After a week of playing Project DIVA Future Tone I was able to reliably pass songs on normal difficulty without much of a fuss. This was a step up from my first day, where I was basically cheating through everything with the aforementioned no fail mode enabled. In any case Project DIVA Future Tone is smart not to lock content behind a skill wall, as every song in the game can be played on easy, normal, or hard with no fail mode on or off (along with extreme and extra extreme difficulties if you’re able to qualify). Sega probably had to do this—you’re explicitly paying for song packs and it would be insane to seal those tracks off—but it’s a good move all the same.
Playing Project DIVA Future Tone as a tourist scouring through Hatsune Miku’s catalog has value, but embracing the game part of the game transitioned to a better hook. Like, obviously games are literally games, but this wasn’t a return I was expecting out of Project DIVA Future Tone. Every time I nailed a command and it literally said “good” next to it I felt slightly rewarded, and stringing 72 of those off in a row is an accomplishment I’m going to go ahead and lump in with my 100% run through Super Meat Boy. Whether you’re here for the first time or already versed in Hatsune Miku’s work, Project DIVA Future Tone comes equipped with a sliding scale challenge.
At this point it really comes down to the songs, doesn’t it? I am partial to anything with cats, which immediately sold me on NekoMimi Switch, Cat Food, and Envy Cat Walk (which has almost nothing to do with cats). Sakura No Ame’s titular cherry blossom petal rain was gorgeous, while Melt seemed to encompass every dance move at her disposal. Ashes to Ashes was the song I swore I was going to play until I beat it on hard because I didn’t think its melodramatic hook would ever get tiring. Again, I don’t think you can go wrong with either Colorful Tone or Future Sound, but I would go with the latter simply because dance-ready songs are easier to repeatedly listen to.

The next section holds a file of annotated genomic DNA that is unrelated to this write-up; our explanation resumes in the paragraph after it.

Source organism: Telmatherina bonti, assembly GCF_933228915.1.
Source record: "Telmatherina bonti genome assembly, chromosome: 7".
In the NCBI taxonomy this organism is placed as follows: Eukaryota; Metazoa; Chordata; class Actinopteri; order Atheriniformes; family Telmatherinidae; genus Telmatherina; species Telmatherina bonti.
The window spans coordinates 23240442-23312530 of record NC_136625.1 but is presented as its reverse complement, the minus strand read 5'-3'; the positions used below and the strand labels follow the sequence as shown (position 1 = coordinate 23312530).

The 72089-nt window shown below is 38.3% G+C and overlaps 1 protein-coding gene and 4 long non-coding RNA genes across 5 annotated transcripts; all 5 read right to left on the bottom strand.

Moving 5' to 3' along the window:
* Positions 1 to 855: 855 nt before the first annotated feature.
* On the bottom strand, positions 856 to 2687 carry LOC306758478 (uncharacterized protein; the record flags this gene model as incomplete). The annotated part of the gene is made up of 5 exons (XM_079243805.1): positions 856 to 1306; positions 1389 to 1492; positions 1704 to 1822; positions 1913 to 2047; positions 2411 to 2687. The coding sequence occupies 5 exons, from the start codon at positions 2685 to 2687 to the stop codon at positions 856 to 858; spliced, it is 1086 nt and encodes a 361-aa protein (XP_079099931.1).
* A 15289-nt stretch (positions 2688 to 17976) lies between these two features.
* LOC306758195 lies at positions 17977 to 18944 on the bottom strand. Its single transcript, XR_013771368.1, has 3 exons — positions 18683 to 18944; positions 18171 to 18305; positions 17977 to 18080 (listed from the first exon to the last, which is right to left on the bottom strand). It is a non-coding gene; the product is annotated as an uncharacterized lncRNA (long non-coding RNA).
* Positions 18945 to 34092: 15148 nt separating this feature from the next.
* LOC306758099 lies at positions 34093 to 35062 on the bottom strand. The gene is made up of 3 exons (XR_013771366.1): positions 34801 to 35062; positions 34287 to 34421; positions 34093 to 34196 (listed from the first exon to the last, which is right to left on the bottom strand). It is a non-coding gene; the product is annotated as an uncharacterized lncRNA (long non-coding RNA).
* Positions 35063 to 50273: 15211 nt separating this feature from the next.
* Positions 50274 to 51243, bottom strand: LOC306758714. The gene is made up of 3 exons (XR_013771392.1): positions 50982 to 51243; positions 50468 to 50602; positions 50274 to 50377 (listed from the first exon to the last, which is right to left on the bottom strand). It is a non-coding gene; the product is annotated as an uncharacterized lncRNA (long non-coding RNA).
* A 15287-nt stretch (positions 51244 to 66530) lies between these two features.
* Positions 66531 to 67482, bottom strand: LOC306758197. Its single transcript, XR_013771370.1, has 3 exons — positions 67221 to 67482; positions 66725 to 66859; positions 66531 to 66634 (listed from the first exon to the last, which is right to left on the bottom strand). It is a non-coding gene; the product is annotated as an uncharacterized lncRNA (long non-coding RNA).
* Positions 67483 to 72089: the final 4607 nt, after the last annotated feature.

On the customization end, Project DIVA Future Tone comes loaded with options. Finishing songs rewards the player with points, VP, and two different cumulative ranks (one for both Colorful Tone and Future Sound). VP can be used as currency to customize everything about each vocaloid’s appearance. Visually, I have Hatsune Miku in a luchador mask, angel wings, cat ears, and even crazier hair. You can also change the tone of your button prompts, though once I was used to the default swish noise it was hard to adjust to anything else.
Project DIVA Future Tone’s is positioned for diverse audience. Existing Hatsune Miku fans may appreciate having everything in one place and the added benefit of myriad difficulty options and leaderboards galore. New players or rhythm game fanatics will be greeted with an (almost) intimidating amount of content. Project DIVA Future Tone doesn’t tap into nostalgia like Theatrhythm, project the reinforced lunacy of Rhythm Heaven, or break the kind of ground PaRappa and Lammy did almost twenty years ago. It also doesn’t have to. Hatsune Miku, as a performance and through her games, is her own thing. Project DIVA Future Tone functions as a collection and, ideally, a signal to the end of a chapter. It’s a summary of her past before an anticipated revolution.
As a collection, Project DIVA Future Tone is inundated with a level of fan service Sega usually reserves for in-house properties like Sonic & All-Stars Racing Transformed and Fighters Megamix. Much like the latter, the only limitation is the drive to assemble and assimilate extant content also supersedes forward progress. As an archive celebrating everything Hatsune Miku, however, it’s hard to make the argument against Project DIVA Future Tone’s avalanche of songs and customization options.